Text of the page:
This line of questioning isn't going to be especially productive. Most of what you are asking about is simply not known. Unless you want to embark on a multi-year research project it is unlikely you will ever find out the answers to several of your questions.
    Ok. That alone is good information. I didn't know if there were solid answers to these musings or not. An answer of not known is still an answer. You've provided some additional information that's helpful as well. Can't learn unless I ask, so I ask, albeit at the risk of appearing stupid or angering the membership / admins.

    Can't really embark on the research side without having pools for testing and I only have one and don't want to ruin it <G>

    My base testing kit is a Taylor 2006. BTW, I find PoolMath incredibly useful and helpful so thank you for that implementation. I also use PoolPal and I keep on my phone since that's with me when I test.
    Central TX / 12K GAL / IG / SWG / DE filter / Pentair SVRS & 3 swim jet pumps / Spa bench and jets / Single body of water / No heater.

  4. Back To Top    #4

    Join Date
    Mar 2007
    Location
    San Rafael, CA USA
    Posts
    12,082

    Re: Understanding "Corrosive to Plaster" a bit more....

    I discuss various factors that can contribute to the rate and amount of scaling or dissolving/pitting of plaster (we usually reserve the term "corrosion" to refer to metal corrosion that is most affected by pH and not by CSI) in this post and in this post.

    The short answer is that we don't know for sure how the rate is affected definitively but we do know that low pH accelerates dissolving/pitting because having plaster exposed to water with 0 ppm CH does not result in fast pitting but having the surface exposed to very low pH does result in more rapid pitting. This implies that hydrogen ions may play a role as a catalyst in accelerating the dissolving of calcium carbonate from plaster. Basically, the dissolving of plaster isn't just from water molecules hitting the surface and dislodging caclium and carbonate as ions and then those same ions in saturated water reforming calcium carbonate again. Hydrogen ions may dislodge carbonate to form bicarbonate ions so may accelerate the degradation process. This could occur if the acid catalyzed mechanism involved bicarbonate ion as shown below:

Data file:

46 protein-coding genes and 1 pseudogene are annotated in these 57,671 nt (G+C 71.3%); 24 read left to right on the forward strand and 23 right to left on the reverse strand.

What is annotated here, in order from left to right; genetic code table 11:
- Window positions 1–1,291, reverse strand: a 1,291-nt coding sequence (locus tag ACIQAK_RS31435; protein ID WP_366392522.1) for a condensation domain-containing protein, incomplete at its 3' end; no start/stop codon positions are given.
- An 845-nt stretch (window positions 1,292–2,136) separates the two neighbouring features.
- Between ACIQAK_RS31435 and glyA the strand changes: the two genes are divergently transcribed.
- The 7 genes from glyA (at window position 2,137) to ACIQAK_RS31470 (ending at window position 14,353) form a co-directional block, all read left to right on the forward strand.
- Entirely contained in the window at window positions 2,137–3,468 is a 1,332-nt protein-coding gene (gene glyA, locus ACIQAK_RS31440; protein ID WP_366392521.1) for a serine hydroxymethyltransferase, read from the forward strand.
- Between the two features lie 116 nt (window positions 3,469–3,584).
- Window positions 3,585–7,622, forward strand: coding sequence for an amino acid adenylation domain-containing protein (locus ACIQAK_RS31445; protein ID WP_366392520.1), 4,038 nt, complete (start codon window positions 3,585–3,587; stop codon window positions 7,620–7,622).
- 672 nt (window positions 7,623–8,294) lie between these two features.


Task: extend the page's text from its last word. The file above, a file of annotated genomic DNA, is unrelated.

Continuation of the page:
CaCO3(s) + H+ <---> HCO3- + Ca2+ <---> CO32- + H+ + Ca2+

    However in the above the rate of the right hand side reaction is very fast so the rate limiting scale formation may not involve hydrogen ion so not be directly affected by pH though it is indirectly affected in that the rate may be dependent on bicarbonate ion concentration.

    The amount of dissolving or scaling may also be affected by what is known as the Calcium Carbonate Precipitation Potential (CCPP) which uses the CSI to calculate how much scale or dissolving can occur. Basically, the formation of scale or the dissolving of plaster is self-extinguishing mostly because forming scale lowers the pH and dissolving plaster raises the pH. As a general rule, the CCPP is higher (at the same CSI) when the pH buffering is higher so when the TA is higher or when borates are used (borates don't show up much as TA but still buffers the pH).

    If I use your numbers of 60 ppm for TA and 320 ppm for CH and assume 30 ppm CYA and 50F temperature and a pH of 7.8, then I get a CSI of -0.18 which is not very low at all. The CCPP is only -2.4 which is also very small so not a problem. If you were to have 50 ppm Borates and a TA of 66 ppm for the same -0.18 CSI, then the CCPP is -6.6 so there can be a greater quantity of dissolving plater before it self-extinguishes from rising pH. The CCPP magnitude is the ppm of calcium carbonate for dissolving or scaling that brings the CSI to 0. The 6.6 quantity in 10,000 gallons is 0.55 pounds of calcium carbonate.

    Also keep in mind that all chemical reactions slow down at lower temperature so the lower water temperature is at lower risk of dissolving very much even when the CSI is negative because any such dissolving is significantly slower. We don't know the activation energy of the reaction but if it's similar to chlorine reactions temperature dependence, then the rate is cut in half for every 13F drop in temperature.
    16,000 gallon outdoor in-ground 16'x32' plaster pool; Pentair Intelliflo VF pump; Pentair IntelliTouch i9+3s control system; Jandy CL-340 square foot cartridge filter
    12 Fafco solar panels; Purex Triton PowerMax 250 natural gas heater (200,000 BTU/hr output); automatic electric pool safety cover; 4-wheel pressure-side "The Pool Cleaner"

Posting Permissions

  • You may not post new threads
  • You may not post replies
  • You may not post attachments
  • You may not edit your posts
  •